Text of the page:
That the Committee on Procedure and Privileges be instructed to submit to the Dáil amendments to Standing Orders to provide that no speech may exceed a time-limit of half an hour except by unanimous consent of the House.
I hope this motion will command the sympathy of the Government and of the House in general. It would have the effect of considerably expediting public business, and also, I think, of greatly improving the standard of oratory in this House. The fluency of the Irish race is such that we frequently run into the vice of repetition. I am afraid it must be admitted that long-windedness is a conspicuous characteristic of this House. There are two sorts of long-windeness One is deliberate, and consists in getting up and talking for the purpose of consuming time. That sometimes occurs in the House, and ought not, I think, be allowed. There is another sort of long-windedness which is merely a bad habit. It is not done deliberately for the purpose of consuming time, but is done because we fall into the habit of thinking that a thing has not been said effectively until it has been said about a dozen times. It is an insidious disease which I feel creeps over us all the longer we are in this House. Whether it was originally for the benefit of other Deputies or for the benefit of the Press reporters, so as to make sure that a particular point got through to the public, I do not know, but at any rate, it is observable in this House that hardly any Deputy feels a thing has been said adequately by him until he has said it several times over with a very slight change of words.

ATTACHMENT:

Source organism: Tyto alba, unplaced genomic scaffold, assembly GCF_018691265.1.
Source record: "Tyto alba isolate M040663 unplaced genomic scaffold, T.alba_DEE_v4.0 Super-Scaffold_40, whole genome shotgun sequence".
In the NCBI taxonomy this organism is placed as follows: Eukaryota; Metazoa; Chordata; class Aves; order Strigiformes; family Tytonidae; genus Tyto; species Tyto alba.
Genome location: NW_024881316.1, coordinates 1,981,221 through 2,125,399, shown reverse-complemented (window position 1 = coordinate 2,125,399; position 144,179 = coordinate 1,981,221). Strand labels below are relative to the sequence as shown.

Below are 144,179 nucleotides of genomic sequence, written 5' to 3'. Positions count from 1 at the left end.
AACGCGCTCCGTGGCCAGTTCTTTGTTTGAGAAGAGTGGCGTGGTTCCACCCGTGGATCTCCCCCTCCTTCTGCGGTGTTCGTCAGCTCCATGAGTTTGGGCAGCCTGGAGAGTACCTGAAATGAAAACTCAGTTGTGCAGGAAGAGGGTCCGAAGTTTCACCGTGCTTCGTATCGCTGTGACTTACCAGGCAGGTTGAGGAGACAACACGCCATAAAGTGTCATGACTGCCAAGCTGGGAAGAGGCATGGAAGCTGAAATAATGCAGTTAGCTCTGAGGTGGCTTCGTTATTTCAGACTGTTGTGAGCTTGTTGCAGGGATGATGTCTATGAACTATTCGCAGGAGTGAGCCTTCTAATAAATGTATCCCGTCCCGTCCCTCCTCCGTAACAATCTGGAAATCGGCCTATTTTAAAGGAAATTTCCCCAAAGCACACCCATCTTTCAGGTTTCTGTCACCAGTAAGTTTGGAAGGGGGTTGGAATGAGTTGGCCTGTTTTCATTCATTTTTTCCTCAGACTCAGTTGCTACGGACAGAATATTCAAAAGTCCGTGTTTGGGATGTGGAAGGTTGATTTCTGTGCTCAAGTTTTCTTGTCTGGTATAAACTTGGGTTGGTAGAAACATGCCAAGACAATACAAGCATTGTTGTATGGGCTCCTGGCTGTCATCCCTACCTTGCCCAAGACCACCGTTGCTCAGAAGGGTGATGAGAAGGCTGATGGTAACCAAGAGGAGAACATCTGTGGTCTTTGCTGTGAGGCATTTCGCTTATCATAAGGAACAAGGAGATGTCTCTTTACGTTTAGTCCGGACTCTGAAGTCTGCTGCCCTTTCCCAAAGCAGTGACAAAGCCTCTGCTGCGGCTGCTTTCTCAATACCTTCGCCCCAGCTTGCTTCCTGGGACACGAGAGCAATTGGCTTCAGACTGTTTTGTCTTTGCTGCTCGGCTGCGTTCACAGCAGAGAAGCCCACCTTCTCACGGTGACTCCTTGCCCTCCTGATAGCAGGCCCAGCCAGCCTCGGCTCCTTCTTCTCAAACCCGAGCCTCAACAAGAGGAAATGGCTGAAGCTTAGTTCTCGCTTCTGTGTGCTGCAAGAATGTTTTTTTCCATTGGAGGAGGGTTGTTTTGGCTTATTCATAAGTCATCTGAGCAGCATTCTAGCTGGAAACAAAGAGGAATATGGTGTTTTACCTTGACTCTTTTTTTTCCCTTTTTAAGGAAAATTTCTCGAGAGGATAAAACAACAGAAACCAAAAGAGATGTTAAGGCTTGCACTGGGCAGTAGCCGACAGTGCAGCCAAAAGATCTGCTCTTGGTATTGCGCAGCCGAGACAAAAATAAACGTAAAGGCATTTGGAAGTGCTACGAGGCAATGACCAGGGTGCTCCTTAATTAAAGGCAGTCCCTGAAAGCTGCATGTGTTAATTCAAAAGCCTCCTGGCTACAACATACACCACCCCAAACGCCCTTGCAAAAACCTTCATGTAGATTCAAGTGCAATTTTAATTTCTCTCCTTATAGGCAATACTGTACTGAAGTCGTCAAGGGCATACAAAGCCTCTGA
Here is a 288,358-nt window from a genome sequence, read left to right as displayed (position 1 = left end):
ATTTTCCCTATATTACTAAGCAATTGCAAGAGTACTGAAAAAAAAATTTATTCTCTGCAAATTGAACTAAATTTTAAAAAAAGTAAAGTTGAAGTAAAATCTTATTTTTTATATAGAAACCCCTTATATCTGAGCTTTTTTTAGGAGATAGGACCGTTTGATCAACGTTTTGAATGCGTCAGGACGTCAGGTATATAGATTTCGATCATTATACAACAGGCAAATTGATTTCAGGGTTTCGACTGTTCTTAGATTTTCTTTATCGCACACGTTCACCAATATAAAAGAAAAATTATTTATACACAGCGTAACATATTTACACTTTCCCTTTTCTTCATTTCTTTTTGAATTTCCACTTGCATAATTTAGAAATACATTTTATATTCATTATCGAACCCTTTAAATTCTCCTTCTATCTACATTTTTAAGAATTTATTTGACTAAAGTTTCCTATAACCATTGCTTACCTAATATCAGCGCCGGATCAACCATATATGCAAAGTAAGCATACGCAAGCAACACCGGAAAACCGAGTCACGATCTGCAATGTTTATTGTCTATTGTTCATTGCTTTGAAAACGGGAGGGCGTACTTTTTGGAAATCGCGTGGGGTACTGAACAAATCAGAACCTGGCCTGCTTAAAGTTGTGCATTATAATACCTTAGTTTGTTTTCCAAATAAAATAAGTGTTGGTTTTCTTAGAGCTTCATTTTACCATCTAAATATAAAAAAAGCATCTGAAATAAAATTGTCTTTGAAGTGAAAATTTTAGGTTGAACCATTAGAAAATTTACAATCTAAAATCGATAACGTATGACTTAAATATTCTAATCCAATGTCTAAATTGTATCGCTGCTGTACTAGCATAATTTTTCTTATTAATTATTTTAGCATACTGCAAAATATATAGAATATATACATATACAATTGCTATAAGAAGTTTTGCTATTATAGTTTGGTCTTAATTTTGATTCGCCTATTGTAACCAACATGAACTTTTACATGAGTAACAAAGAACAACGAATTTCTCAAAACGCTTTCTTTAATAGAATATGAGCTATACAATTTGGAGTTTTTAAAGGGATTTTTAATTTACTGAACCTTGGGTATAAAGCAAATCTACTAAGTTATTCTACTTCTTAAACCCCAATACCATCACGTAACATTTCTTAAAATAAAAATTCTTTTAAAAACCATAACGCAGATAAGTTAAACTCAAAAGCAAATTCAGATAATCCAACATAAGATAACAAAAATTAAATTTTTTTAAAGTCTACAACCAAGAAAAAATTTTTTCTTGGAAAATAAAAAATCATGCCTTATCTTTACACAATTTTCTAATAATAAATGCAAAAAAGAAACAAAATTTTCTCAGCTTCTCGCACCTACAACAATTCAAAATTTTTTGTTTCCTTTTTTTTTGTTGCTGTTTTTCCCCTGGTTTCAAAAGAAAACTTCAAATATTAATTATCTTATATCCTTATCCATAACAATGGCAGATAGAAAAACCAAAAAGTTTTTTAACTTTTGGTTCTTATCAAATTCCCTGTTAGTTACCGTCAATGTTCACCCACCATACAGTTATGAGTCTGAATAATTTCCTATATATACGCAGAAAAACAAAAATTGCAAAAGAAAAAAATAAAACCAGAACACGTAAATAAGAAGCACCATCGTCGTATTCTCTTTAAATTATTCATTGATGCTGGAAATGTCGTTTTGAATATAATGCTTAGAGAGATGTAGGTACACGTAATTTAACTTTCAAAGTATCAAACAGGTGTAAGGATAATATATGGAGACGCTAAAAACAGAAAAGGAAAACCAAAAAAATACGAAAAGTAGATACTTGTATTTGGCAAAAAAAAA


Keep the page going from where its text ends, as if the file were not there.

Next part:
A suggestion has already been made that some sort of time limit should be introduced, but nothing has been done, owing I think to a most unjustified pessimism about the possibility of doing something effective. A time limit can be imposed, and can be adhered to. It has been done quite successfully elsewhere.
Among other places where it is done is the South African Parliament, where there is a time limit of forty minutes, without any such provision as is suggested here of exemption by unanimous consent of the House. I think it is time we took the thing up seriously. I think that we should all enjoy Parliamentary proceedings very much more if a time limit existed. Of course, one does not want it to be worked unreasonably. My idea is that in the normal way the limit would be removed on the annual Budget debate, and on the Second Reading debates of important Bills.